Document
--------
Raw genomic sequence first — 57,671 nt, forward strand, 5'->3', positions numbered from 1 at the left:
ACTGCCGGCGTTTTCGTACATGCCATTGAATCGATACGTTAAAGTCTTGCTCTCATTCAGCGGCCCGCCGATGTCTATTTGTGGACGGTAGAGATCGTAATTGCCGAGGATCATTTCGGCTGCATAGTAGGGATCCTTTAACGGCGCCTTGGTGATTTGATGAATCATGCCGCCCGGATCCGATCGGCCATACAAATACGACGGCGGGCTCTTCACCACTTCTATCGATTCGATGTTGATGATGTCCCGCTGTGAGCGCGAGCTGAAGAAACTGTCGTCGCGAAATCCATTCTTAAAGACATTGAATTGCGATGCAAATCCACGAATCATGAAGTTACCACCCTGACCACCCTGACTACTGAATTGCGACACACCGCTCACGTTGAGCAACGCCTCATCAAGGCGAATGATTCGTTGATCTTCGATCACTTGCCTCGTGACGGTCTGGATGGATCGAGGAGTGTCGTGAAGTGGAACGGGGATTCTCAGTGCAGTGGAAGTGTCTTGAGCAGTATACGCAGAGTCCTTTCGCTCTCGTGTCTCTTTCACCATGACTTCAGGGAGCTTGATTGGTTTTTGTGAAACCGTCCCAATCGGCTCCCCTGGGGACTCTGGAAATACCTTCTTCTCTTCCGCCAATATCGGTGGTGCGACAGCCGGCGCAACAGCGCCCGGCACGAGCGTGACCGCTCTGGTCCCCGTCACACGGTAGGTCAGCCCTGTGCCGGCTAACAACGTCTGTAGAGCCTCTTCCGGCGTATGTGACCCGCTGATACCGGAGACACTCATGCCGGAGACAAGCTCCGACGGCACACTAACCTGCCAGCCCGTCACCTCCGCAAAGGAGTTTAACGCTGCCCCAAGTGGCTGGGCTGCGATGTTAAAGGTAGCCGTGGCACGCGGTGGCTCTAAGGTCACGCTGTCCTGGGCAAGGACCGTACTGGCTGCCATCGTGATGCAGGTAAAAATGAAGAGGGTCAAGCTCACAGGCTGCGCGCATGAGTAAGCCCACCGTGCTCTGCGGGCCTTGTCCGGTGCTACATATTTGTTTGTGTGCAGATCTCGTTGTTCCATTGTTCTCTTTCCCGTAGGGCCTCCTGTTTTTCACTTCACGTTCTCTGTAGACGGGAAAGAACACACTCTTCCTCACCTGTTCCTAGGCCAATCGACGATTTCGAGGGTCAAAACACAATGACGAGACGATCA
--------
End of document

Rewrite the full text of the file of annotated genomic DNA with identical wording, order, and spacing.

Raw genomic sequence first — 57,671 nt, forward strand, 5'->3', positions numbered from 1 at the left:
ACTGCCGGCGTTTTCGTACATGCCATTGAATCGATACGTTAAAGTCTTGCTCTCATTCAGCGGCCCGCCGATGTCTATTTGTGGACGGTAGAGATCGTAATTGCCGAGGATCATTTCGGCTGCATAGTAGGGATCCTTTAACGGCGCCTTGGTGATTTGATGAATCATGCCGCCCGGATCCGATCGGCCATACAAATACGACGGCGGGCTCTTCACCACTTCTATCGATTCGATGTTGATGATGTCCCGCTGTGAGCGCGAGCTGAAGAAACTGTCGTCGCGAAATCCATTCTTAAAGACATTGAATTGCGATGCAAATCCACGAATCATGAAGTTACCACCCTGACCACCCTGACTACTGAATTGCGACACACCGCTCACGTTGAGCAACGCCTCATCAAGGCGAATGATTCGTTGATCTTCGATCACTTGCCTCGTGACGGTCTGGATGGATCGAGGAGTGTCGTGAAGTGGAACGGGGATTCTCAGTGCAGTGGAAGTGTCTTGAGCAGTATACGCAGAGTCCTTTCGCTCTCGTGTCTCTTTCACCATGACTTCAGGGAGCTTGATTGGTTTTTGTGAAACCGTCCCAATCGGCTCCCCTGGGGACTCTGGAAATACCTTCTTCTCTTCCGCCAATATCGGTGGTGCGACAGCCGGCGCAACAGCGCCCGGCACGAGCGTGACCGCTCTGGTCCCCGTCACACGGTAGGTCAGCCCTGTGCCGGCTAACAACGTCTGTAGAGCCTCTTCCGGCGTATGTGACCCGCTGATACCGGAGACACTCATGCCGGAGACAAGCTCCGACGGCACACTAACCTGCCAGCCCGTCACCTCCGCAAAGGAGTTTAACGCTGCCCCAAGTGGCTGGGCTGCGATGTTAAAGGTAGCCGTGGCACGCGGTGGCTCTAAGGTCACGCTGTCCTGGGCAAGGACCGTACTGGCTGCCATCGTGATGCAGGTAAAAATGAAGAGGGTCAAGCTCACAGGCTGCGCGCATGAGTAAGCCCACCGTGCTCTGCGGGCCTTGTCCGGTGCTACATATTTGTTTGTGTGCAGATCTCGTTGTTCCATTGTTCTCTTTCCCGTAGGGCCTCCTGTTTTTCACTTCACGTTCTCTGTAGACGGGAAAGAACACACTCTTCCTCACCTGTTCCTAGGCCAATCGACGATTTCGAGGGTCAAAACACAATGACGAGACGATCA